Meanwhile, eurozone unemployment remains stubbornly high at 11.7%.

Prospects in Europe, a key trading partner to Britain, are also crucial to domestic economic hopes, with the possibility of further crisis on the continent seen as a risk to the recovery in the UK.

The pound edged up against the single currency at 1.23 euros.

Former Bank of England official Andrew Sentance tweeted that it could reach 1.25 euros by the end of the month if minutes of the latest MPC meeting showed some votes for higher rates.

The nine-member committee has been unanimous on maintaining the status quo in recent months. The quantitative easing (QE) programme of asset purchases pumping money into the economy has also stayed on hold at £375 billion.

Signs of healthy growth in the UK have created pressure on the Bank of England to consider when rates should rise.

But the MPC is not yet ready for a hike despite the surge in house prices, with new data showing that they increased at their strongest month-on-month pace since 2002 in May.

Figures from Halifax showed they rose by 3.9% last month, or 8.7% year on year, while PMI data from the UK this week indicated strong continuing growth in the wider economy.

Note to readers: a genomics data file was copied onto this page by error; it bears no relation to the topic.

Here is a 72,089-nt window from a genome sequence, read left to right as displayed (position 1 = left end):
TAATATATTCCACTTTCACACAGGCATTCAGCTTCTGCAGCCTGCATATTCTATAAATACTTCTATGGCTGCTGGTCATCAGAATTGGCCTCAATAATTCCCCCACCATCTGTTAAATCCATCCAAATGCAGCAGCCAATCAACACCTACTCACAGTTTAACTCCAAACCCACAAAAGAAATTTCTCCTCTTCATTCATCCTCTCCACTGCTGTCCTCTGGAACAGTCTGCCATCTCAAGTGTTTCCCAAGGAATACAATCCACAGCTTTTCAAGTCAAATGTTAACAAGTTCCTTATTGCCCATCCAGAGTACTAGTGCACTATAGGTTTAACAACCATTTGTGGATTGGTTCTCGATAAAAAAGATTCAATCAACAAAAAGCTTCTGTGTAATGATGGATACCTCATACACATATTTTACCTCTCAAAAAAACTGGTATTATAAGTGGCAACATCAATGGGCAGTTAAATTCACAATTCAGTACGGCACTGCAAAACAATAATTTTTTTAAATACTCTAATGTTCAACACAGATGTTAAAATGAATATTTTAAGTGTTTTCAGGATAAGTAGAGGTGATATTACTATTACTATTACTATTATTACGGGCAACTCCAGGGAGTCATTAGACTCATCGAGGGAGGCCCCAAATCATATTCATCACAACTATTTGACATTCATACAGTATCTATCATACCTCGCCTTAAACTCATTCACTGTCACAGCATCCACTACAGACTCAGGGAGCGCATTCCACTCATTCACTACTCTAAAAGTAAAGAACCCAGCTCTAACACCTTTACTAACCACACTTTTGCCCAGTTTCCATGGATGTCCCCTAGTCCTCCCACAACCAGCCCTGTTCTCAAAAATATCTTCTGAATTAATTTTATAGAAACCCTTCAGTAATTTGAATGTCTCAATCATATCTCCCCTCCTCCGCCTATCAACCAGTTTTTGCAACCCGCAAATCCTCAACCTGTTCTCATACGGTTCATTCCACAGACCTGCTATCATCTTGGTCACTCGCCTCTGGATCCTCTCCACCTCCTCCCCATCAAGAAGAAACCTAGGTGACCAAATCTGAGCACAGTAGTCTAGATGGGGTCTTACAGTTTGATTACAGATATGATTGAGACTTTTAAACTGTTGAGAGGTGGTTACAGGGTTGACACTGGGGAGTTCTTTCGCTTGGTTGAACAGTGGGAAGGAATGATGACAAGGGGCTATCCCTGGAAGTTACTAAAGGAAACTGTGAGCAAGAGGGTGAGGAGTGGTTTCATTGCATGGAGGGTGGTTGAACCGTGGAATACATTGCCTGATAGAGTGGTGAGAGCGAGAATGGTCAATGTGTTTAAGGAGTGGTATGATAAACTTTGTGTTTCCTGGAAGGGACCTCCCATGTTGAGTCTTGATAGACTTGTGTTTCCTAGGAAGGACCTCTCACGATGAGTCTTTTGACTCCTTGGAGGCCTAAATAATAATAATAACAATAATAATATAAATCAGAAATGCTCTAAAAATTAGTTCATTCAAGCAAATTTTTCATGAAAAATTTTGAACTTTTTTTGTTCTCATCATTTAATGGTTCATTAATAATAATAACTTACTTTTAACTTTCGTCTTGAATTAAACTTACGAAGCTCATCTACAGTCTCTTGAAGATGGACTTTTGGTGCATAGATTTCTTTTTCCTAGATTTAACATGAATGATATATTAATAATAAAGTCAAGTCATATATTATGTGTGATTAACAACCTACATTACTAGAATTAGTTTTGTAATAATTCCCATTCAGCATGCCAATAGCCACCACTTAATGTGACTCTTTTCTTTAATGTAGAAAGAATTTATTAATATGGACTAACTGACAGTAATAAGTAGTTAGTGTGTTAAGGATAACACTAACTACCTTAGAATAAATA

Officials must consider the impact of low borrowing costs on the future path of inflation, though the Bank has said it would rather utilise other tools to curb any property bubble before using rates - only to be deployed as a "last line of defence".

Martin Beck, senior economic adviser to the EY Item Club, said: "While today's decision by the MPC to leave interest rates on hold was predictable, the era of unanimity among MPC members may be coming to an end.

"Recent speeches and interviews suggest that opinions among the committee may be diverging on the case for maintaining interest rates at their current ultra-low level."

But he added: "Despite our expectation of continued strong economic growth and falling unemployment, a rate hike still looks unlikely until well into 2015.

"A split vote on the MPC may emerge sometime in the next few months, but the committee's hawks are set to remain in a minority for some time to come."